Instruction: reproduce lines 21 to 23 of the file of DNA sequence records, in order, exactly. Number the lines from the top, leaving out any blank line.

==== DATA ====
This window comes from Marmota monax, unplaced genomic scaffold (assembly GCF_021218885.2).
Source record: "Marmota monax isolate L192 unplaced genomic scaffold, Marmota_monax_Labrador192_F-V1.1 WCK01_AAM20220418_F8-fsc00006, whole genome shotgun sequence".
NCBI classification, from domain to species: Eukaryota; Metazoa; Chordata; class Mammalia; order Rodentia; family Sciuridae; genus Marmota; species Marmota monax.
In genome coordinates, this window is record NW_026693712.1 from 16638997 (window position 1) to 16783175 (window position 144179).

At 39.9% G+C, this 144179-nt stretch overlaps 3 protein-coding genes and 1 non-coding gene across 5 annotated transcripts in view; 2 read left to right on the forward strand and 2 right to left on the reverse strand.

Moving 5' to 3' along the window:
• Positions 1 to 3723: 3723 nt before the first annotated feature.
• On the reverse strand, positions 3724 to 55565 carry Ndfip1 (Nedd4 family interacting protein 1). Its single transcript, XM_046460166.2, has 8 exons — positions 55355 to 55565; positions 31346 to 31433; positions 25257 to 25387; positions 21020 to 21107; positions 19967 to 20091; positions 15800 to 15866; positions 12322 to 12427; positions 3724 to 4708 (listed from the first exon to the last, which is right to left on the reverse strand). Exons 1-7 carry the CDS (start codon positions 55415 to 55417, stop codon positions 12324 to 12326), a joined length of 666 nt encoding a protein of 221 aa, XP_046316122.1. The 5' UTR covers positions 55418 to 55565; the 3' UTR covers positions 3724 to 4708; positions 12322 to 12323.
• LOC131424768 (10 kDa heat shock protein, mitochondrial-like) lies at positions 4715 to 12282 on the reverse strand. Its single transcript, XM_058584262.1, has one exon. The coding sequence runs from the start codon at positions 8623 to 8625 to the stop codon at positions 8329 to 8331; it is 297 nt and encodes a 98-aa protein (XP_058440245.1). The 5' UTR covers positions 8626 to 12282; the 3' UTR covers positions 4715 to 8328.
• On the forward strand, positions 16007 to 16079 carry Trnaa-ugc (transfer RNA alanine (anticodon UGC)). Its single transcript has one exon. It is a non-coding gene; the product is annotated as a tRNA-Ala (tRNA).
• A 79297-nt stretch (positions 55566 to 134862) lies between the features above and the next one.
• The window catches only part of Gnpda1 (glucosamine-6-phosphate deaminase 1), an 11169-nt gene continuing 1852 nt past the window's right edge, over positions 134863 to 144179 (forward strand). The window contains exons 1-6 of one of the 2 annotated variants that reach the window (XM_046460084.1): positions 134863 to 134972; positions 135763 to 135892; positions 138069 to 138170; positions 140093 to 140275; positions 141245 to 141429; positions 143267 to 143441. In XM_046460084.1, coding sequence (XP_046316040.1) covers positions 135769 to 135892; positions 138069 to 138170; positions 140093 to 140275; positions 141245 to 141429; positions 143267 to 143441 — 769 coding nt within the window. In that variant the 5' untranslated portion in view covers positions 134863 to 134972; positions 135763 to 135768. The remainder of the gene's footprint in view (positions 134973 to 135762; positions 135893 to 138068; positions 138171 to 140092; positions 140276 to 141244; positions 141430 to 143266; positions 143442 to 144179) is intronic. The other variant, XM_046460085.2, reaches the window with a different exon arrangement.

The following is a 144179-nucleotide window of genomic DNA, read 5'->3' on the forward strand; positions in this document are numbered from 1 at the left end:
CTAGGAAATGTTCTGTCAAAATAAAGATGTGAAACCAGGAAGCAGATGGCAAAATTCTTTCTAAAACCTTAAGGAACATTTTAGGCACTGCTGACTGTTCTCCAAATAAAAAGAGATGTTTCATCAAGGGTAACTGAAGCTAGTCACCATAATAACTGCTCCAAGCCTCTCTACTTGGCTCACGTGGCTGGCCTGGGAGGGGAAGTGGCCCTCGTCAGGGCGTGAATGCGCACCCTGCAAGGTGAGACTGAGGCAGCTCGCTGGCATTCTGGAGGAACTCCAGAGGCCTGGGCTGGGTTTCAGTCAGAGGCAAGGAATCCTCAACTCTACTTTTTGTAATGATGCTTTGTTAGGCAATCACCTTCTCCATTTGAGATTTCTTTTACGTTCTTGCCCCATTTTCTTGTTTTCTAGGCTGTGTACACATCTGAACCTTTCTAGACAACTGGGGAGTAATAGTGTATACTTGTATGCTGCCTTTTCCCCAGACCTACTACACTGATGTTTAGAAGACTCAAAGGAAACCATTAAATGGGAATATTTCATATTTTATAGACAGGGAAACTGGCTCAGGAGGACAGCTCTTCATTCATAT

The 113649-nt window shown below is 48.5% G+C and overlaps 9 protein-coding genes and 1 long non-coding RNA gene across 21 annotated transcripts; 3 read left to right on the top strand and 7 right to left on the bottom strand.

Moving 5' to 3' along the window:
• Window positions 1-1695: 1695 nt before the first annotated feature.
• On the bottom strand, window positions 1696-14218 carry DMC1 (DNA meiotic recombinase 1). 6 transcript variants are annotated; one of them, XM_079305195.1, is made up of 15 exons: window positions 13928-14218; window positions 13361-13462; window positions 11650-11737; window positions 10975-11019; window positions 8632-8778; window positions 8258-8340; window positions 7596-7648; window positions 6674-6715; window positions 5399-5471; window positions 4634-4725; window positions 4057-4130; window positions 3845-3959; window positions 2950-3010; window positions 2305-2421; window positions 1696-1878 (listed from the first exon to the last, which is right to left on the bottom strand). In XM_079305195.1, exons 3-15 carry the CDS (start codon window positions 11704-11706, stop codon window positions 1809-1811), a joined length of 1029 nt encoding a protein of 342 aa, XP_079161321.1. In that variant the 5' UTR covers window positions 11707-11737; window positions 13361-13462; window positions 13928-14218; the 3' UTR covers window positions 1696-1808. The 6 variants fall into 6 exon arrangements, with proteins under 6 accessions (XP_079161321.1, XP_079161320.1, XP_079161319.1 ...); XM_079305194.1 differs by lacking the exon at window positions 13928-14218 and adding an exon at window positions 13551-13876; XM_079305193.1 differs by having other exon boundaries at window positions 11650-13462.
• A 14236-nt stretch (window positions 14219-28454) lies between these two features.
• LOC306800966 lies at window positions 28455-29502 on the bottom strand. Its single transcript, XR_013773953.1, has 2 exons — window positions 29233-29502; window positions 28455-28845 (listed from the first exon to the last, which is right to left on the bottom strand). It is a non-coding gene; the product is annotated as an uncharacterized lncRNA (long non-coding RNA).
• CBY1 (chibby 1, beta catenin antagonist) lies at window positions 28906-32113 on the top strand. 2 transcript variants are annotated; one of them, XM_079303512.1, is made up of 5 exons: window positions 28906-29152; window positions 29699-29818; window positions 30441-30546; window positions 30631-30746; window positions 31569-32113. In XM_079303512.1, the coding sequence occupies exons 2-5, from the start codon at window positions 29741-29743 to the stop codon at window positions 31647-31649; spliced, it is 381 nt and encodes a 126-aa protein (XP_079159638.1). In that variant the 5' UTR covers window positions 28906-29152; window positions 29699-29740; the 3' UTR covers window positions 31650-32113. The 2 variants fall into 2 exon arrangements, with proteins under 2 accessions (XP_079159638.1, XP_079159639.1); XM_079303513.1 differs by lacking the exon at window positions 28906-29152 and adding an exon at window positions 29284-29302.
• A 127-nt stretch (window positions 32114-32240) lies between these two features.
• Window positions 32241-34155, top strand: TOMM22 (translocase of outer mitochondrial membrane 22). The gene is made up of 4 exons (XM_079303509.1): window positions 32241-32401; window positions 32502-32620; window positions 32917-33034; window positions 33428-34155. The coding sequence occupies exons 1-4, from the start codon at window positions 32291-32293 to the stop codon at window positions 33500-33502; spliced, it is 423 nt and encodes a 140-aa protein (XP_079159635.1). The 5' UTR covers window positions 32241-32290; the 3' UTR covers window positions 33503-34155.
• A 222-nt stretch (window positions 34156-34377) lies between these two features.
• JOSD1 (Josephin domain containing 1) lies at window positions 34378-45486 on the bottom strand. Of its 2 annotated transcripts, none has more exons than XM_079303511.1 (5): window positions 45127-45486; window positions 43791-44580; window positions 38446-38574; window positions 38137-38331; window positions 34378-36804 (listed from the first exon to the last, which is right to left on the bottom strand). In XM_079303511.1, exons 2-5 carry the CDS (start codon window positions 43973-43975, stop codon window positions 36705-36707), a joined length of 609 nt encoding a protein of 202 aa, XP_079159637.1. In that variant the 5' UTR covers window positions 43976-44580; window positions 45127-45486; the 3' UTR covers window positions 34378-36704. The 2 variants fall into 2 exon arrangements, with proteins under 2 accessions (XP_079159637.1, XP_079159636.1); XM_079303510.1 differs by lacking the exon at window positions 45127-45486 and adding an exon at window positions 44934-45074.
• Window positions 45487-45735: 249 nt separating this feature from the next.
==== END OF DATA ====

• CBY1 (chibby 1, beta catenin antagonist) lies at window positions 28906-32113 on the top strand. 2 transcript variants are annotated; one of them, XM_079303512.1, is made up of 5 exons: window positions 28906-29152; window positions 29699-29818; window positions 30441-30546; window positions 30631-30746; window positions 31569-32113. In XM_079303512.1, the coding sequence occupies exons 2-5, from the start codon at window positions 29741-29743 to the stop codon at window positions 31647-31649; spliced, it is 381 nt and encodes a 126-aa protein (XP_079159638.1). In that variant the 5' UTR covers window positions 28906-29152; window positions 29699-29740; the 3' UTR covers window positions 31650-32113. The 2 variants fall into 2 exon arrangements, with proteins under 2 accessions (XP_079159638.1, XP_079159639.1); XM_079303513.1 differs by lacking the exon at window positions 28906-29152 and adding an exon at window positions 29284-29302.
• A 127-nt stretch (window positions 32114-32240) lies between these two features.
• Window positions 32241-34155, top strand: TOMM22 (translocase of outer mitochondrial membrane 22). The gene is made up of 4 exons (XM_079303509.1): window positions 32241-32401; window positions 32502-32620; window positions 32917-33034; window positions 33428-34155. The coding sequence occupies exons 1-4, from the start codon at window positions 32291-32293 to the stop codon at window positions 33500-33502; spliced, it is 423 nt and encodes a 140-aa protein (XP_079159635.1). The 5' UTR covers window positions 32241-32290; the 3' UTR covers window positions 33503-34155.